All great strategies, thanks! Though I do wonder about the lemon juice/vinegar in water trick. I’ve heard it before, but seems anecdotal. I wonder if any studies have been done? Hmmm… (either way, it certainly won’t hurt!)
Thank you for this, I love it. My husband often asks me if a specific food is healthy or not. If I say yes, he thinks that means he can eat as much of it as he wants. (If I say no he usually eats it anyway.) He wants an easy answer, but as you point out it is a little more complicated than that. I like looking at the numbers just for fun and for future reference, but most of the time when I’m choosing something in the moment I don’t want to get that detailed. I try to choose something that has as much vegetables and whole grain as possible. Those are the hardest to come by so I make them a priority. Even protein I don’t think I have to try too hard to get enough. I make sure nothing is fried, and I ask that sauces… Read more »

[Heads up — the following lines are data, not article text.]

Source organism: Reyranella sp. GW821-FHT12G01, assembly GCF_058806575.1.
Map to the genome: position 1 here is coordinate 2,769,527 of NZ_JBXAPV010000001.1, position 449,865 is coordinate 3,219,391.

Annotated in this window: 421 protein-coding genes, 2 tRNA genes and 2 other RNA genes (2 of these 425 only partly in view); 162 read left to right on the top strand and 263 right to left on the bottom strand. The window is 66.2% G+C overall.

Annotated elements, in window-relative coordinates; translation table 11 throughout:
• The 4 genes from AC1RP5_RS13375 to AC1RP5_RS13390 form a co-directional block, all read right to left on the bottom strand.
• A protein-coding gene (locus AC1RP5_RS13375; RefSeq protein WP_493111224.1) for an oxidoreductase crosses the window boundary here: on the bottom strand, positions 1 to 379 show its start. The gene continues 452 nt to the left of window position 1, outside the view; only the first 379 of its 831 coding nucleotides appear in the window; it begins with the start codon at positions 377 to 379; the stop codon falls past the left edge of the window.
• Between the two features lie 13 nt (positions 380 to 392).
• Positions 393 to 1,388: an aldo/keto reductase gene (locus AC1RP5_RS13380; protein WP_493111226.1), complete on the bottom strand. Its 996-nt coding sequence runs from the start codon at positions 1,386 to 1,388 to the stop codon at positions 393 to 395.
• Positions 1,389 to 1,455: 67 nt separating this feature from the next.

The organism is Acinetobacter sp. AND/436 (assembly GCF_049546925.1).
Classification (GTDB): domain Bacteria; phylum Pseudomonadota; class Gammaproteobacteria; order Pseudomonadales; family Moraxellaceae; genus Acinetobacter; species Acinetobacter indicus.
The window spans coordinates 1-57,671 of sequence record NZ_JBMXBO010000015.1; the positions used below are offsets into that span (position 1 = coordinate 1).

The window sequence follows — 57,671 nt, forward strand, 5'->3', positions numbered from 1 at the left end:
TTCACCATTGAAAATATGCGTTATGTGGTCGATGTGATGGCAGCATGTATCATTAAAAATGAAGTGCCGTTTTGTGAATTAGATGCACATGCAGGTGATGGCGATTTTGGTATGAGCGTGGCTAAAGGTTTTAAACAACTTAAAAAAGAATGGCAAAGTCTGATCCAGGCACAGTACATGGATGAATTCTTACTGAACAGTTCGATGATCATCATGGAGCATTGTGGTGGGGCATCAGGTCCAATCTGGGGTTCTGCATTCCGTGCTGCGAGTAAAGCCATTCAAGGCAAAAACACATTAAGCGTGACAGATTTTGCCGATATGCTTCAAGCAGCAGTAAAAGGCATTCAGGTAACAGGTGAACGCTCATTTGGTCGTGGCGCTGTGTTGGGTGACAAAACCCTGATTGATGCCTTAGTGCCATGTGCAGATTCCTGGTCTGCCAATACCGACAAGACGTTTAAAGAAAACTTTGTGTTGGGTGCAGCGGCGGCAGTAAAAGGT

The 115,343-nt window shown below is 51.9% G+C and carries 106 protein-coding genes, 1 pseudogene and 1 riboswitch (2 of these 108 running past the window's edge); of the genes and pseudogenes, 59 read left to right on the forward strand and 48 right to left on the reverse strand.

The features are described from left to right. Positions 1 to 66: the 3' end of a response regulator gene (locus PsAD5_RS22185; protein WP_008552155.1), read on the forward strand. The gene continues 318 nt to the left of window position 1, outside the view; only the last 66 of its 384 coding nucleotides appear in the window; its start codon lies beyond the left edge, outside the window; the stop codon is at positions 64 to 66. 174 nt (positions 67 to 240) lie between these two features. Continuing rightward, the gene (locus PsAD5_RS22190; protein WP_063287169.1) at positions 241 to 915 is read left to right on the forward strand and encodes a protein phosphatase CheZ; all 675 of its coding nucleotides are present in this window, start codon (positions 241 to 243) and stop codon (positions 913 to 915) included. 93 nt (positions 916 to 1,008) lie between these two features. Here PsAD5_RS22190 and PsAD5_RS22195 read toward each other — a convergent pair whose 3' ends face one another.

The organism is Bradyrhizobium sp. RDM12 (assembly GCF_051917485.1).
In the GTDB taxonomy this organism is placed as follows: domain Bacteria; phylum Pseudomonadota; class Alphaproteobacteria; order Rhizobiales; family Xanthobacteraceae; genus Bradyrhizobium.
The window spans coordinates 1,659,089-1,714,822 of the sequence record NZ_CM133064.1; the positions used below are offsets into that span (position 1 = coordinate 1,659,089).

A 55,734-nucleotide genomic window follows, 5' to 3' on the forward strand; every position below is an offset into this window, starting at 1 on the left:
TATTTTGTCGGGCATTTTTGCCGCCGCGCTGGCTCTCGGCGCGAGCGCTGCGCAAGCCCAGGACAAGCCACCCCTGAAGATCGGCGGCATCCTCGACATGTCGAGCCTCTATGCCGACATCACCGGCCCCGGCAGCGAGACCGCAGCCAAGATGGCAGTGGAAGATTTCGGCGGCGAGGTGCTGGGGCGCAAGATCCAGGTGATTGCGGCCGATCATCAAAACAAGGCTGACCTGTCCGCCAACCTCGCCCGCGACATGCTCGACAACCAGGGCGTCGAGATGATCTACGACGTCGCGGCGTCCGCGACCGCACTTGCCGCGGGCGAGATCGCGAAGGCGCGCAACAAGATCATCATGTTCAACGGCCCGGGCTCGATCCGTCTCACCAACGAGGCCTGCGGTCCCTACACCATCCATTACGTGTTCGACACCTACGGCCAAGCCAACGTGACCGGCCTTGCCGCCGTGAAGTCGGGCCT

Glad this post is helpful for you. You make a really good point about needing a “shorthand” way to choose one food over another. I always start with my three rules — eat only whole grains, no HFCS, and no trans-fats or deep-fried foods. Beyond that, I do start looking at the numbers… but I’m also a compulsive label-reader, so I can’t really help myself… 🙂